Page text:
State Department

How Awful Will the Midterms be for the Democrats?

Midterm elections come in three varieties for the White House party: bad, really bad, and horrific.

In bad midterm-election years, members of a president's party often find the political climate challenging. In some ways, it is like a swimmer encountering riptides or facing strong undertows. The degree of the danger varies from location to location, and in many cases, weak swimmers struggle in this environment; occasionally, even an Olympic-level swimmer perishes.

In 2010—President Obama's first midterm election—Democratic congressional candidates struggled mightily. The party suffered a net loss of six Senate seats and 63 seats in the House. That was the worst loss for either party in any election since 1948, and the largest loss in a midterm election since 1938. Fallout from the health care debate and the Affordable Care Act contributed heavily to Democratic losses, but that legislation was hardly the sole reason for them.

The shoe was on the other foot in 2006—President Bush's second midterm election—when, between an increasingly unpopular war in Iraq and the administration's mishandling of the aftermath of Hurricane Katrina, the election was a total horror show for GOP candidates. It was like watching a car wreck in slow motion. I vividly remember conversations with key GOP campaign committee strategists who began the cycle confident that their ample war chests would insulate their vulnerable candidates through a difficult election. But as Bush's and the Republican Party's problems mounted, their financial advantage was less and less comforting, and these top campaign pros became increasingly worried.

I also recall, in late 2005, I believe, over a steak dinner and good wine—it works well for building and lubricating relationships, plus is admittedly a lot of fun—a pair of House Republican pros nonchalantly asking me about how the 1994 Democratic debacle unfolded. The question came across as, "What did you see and when did you see it?"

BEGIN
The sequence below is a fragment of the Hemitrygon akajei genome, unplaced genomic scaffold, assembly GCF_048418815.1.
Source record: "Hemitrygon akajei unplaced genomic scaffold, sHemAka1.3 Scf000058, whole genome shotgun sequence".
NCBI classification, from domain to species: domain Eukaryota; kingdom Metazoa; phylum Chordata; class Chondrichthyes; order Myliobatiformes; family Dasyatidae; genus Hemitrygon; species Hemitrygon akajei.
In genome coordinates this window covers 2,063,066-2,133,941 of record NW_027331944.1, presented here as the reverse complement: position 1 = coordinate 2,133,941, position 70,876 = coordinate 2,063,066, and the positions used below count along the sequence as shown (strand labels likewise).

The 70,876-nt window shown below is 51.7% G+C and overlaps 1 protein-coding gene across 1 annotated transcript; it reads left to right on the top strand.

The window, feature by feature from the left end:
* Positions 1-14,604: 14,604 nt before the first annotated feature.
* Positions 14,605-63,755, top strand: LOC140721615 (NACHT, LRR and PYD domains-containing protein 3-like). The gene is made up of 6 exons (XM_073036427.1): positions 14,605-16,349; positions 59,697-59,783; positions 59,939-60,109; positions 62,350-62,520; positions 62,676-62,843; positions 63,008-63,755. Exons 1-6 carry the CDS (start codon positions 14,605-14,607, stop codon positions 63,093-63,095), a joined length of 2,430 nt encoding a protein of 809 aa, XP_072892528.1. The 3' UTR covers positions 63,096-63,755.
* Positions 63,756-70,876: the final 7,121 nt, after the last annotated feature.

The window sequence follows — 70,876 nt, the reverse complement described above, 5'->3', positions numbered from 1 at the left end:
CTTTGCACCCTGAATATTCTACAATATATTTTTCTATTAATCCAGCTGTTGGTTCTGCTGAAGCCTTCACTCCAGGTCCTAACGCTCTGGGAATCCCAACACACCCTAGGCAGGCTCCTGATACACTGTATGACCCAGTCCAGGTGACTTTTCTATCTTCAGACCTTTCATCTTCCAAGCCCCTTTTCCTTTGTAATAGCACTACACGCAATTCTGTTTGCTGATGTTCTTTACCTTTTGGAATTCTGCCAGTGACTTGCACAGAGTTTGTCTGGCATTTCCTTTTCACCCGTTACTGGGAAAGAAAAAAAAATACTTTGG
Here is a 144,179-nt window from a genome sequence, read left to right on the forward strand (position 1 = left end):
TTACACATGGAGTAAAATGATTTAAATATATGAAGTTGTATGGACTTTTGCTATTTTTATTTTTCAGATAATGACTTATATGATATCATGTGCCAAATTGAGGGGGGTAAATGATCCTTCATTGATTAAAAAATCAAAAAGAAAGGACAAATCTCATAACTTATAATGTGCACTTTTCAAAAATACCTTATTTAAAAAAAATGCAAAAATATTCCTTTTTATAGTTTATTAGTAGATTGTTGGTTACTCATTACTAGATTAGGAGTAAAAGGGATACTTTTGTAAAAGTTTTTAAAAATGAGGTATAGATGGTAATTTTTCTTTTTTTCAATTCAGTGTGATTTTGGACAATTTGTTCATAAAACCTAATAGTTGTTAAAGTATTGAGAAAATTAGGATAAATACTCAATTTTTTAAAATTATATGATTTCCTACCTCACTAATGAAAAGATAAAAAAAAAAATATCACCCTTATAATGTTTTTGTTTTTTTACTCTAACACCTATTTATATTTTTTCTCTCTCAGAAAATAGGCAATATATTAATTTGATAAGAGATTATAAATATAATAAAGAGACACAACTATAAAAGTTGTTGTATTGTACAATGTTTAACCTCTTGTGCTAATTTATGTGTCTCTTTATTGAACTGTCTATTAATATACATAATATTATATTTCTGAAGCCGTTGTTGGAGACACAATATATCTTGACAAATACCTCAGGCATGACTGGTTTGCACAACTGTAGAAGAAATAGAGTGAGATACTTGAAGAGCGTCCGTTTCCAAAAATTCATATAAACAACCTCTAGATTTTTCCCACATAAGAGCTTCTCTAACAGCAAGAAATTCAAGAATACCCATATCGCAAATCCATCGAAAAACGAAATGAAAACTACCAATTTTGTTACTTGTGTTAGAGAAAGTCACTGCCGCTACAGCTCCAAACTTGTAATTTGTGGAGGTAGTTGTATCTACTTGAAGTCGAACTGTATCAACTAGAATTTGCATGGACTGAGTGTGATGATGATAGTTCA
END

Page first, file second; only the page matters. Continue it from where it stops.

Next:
These two seemed curious to know what the leading indicators were that the bottom was about to fall out for Democrats during President Clinton's first midterm election. This was the year when "Hillarycare" and tax increases became quicksand for the party's candidates in every corner of the country, but particularly in the South and the border South—small-town, rural, and suburban districts alike (pretty much everywhere but urban districts).

I told them the spring 1994 story about David Dixon, the then-political director of the Democratic Congressional Campaign Committee, who, after we had done a 50-state, off-the-record rundown of every competitive House race, casually asked me if I had noticed anything unusual in House contests over the past month or so. After I indicated I had not, Dixon mentioned that he had seen some unusual polling patterns over the previous month or two—specifically, the levels of support for Democratic incumbents whom one might expect to be in the mid- or high-50s (poll numbers looked different in those days) that were coming in just barely above 50. Dixon went on to explain that there were others you might expect to be at about 50 percent approval who were polling in the mid-40s. He suggested that there was a pattern of underperforming Democratic candidates in a wide variety of regions and types of districts.

At the time, I thought the very able Dixon and his equally impressive DCCC chairman, Vic Fazio, were lowballing, trying to bring down expectations so they would look good on election night. But, over the next month or so, my instincts—perhaps sensitized by Dixon's observation—began to pick up the same pattern.

As we got to late summer and early fall in 1994, it became clear that a wave was building, a big Republican wave, but it still looked unlikely that the GOP would score the 40-seat net gain needed to win a majority for the first time in 40 years. Giving Republicans every conceivable competitive race, you still couldn't count 40 Democratic losses.

On election night, the GOP picked up a mind-boggling 54 seats, winning districts that had never received a dime from the national party; long shots who had seemed to be jokes were actually winning.

Now, back at the Capital Grille dinner table in 2005, as I was relaying this story from the 1994 election, the National Republican Congressional Committee guys were listening intently, clearly trying not to show concern but wondering whether the signs from 1994 on the Democratic side were being replicated on the GOP side a dozen years later.

Not every midterm election unfolds like 1994, 2006, or 2010. In 1998, a backlash against the impeachment of Clinton resulted in Democrats escaping the typical midterm election jinx. In 2002, not even 14 months after September 11, the reverberations of tragedy insulated Republicans from the normal losses they might have suffered. These examples are the exceptions that prove the rule; the normal pattern is that midterm elections come in three varieties for the White House party: bad, really bad, and horrific.

Candidates in safe districts have little to worry about. They may or may not see a few points knocked off their typical election night performance. Others will have much closer margins than usual but will still win. Still others will barely survive, and some won't. It depends on the situation in the state or district; the strength of the candidates in the president's party; the quality of the opponent; the circumstances that year; and even luck. These factors are what Democrats have to be considering now.

This article appears in the September 13, 2014 edition of National Journal Magazine as How Awful Will It Be?.